The etiquette you use when you write and send emails can say a lot about who you are as a professional. It’s important for your colleagues, managers, and clients to view you as organized, credible, and well-spoken. You can improve your email etiquette by practicing writing in a professional tone, keeping messages brief and to-the-point, introducing yourself to email recipients, and proofreading all of your messages before they go out.

 

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Steps You Can Take to Improve Your Emotional Intelligence

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Emotional intelligence is one of the most beneficial skills you can have as a professional in C-level support. Emotional intelligence improves self-awareness, allows you to communicate with clarity, and helps to control your emotions in challenging situations. In addition, emotional intelligence can improve your ability to collaborate and regulate stress. Here are some steps that you can take right now to strengthen your emotional intelligence.

Active Listening

Many people listen without fully processing what the other person is saying. You can foster emotional intelligence by listening carefully when others speak and making sure you clearly understand them before responding. Listening also involves observing nonverbal communication, such as facial expressions and gestures. Active listening can improve empathy and reduce misunderstandings in the workplace.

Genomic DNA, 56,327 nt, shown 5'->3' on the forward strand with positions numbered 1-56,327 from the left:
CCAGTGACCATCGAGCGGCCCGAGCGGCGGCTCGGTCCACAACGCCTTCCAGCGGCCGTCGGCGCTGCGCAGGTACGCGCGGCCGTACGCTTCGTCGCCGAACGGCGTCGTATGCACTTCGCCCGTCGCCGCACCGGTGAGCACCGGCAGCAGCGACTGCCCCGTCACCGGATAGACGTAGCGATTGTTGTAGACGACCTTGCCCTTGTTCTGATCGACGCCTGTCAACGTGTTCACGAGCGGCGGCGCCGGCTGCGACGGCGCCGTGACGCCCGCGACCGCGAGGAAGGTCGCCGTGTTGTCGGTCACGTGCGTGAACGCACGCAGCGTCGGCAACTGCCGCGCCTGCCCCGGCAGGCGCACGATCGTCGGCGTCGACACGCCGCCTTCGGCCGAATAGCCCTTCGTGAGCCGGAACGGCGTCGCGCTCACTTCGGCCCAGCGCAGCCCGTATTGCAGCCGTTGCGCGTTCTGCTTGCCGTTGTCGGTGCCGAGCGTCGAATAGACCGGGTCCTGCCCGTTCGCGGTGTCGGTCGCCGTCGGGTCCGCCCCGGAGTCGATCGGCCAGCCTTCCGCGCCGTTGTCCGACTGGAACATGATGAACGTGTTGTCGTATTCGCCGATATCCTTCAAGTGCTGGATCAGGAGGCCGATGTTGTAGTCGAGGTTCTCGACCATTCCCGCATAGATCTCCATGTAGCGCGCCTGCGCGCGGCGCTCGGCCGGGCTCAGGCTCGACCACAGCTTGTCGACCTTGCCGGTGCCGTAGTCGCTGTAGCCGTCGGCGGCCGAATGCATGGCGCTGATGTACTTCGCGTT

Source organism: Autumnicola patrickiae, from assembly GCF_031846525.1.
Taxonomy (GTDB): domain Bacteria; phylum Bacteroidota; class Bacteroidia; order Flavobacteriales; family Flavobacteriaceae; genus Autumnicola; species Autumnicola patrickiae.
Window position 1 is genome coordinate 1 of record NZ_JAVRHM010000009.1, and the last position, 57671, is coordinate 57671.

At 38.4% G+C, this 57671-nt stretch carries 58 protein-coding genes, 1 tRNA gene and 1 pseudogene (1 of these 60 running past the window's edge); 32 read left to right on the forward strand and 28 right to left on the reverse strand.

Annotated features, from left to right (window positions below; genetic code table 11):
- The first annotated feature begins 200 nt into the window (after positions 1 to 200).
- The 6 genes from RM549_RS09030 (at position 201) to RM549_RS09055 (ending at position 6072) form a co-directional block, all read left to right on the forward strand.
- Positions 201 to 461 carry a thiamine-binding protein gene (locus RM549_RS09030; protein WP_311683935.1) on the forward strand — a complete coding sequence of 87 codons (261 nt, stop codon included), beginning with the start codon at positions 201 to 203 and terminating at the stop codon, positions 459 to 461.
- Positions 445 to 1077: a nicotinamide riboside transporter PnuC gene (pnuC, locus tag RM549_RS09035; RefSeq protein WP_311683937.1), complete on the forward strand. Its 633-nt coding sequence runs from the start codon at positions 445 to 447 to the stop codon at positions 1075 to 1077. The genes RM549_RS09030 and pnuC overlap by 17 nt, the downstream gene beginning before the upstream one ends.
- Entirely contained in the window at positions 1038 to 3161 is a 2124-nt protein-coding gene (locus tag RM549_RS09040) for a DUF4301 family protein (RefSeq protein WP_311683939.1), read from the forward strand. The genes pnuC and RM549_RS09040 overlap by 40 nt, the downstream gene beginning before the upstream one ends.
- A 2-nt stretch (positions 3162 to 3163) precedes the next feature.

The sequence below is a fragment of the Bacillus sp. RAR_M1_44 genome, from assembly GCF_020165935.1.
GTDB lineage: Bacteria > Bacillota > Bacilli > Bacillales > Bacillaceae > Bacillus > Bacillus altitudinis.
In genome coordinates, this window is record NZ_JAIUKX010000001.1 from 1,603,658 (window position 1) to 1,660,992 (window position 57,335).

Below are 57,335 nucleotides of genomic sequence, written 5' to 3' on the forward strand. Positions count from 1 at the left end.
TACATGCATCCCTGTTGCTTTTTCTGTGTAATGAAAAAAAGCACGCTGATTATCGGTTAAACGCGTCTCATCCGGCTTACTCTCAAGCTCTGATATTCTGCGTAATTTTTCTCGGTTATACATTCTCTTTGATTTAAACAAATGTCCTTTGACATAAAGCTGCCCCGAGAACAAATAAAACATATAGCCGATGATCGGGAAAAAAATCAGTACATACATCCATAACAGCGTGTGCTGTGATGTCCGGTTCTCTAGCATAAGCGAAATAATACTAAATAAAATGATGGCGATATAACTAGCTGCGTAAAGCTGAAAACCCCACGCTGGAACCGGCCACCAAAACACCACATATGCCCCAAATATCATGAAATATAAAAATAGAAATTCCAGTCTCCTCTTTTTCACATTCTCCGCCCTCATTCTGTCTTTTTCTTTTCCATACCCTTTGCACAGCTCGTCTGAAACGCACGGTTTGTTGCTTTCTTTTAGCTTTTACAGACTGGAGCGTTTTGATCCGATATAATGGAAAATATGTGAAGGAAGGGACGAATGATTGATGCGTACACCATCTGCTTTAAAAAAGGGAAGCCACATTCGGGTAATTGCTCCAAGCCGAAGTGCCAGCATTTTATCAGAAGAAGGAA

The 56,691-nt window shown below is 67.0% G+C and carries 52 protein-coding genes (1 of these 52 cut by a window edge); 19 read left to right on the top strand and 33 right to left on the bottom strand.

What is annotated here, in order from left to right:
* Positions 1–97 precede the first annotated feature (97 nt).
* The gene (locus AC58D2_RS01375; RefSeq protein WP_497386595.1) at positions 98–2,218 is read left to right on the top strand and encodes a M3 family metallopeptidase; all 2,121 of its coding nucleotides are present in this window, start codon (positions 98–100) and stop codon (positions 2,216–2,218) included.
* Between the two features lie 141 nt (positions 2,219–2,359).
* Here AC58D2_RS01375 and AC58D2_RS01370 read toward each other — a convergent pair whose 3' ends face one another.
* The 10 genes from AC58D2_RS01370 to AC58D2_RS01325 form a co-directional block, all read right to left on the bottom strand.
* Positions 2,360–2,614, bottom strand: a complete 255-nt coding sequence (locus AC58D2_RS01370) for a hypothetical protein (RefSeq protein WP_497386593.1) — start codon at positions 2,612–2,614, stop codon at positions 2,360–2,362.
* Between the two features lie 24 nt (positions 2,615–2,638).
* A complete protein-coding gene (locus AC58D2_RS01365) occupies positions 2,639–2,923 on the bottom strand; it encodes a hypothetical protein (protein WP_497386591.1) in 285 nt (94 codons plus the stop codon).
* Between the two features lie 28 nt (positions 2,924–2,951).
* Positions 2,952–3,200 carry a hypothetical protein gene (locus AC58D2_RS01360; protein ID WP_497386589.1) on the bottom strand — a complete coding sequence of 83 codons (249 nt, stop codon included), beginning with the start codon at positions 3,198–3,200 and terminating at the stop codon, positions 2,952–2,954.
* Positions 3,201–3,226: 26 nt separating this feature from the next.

Self-Awareness

Emotional awareness is a critical component of emotional intelligence. One way you can improve emotional intelligence is to regularly ask yourself how you feel in a given moment. As you become more self-aware, you gain a better understanding of your strengths, weaknesses, likes, and dislikes. Over time, you will learn what activities trigger happiness and which ones fill you with dread. You’ll also become aware of what stressors you should try to avoid. Likewise, you will gain insight into what types of people relax you and what personality types bring you down.

Attitudes and Habits

As you become more self-aware, you can start to cultivate a positive attitude as a habit. There are steps you can take to improve your mood, such as eating healthy foods, exercising regularly, and maintaining a regular sleep pattern, which in turn will help improve emotional intelligence. When you practice keeping a positive perspective, you will work better with others, maintain focus easier, and improve your overall motivation. Other activities such as meditation can also improve your daily mood.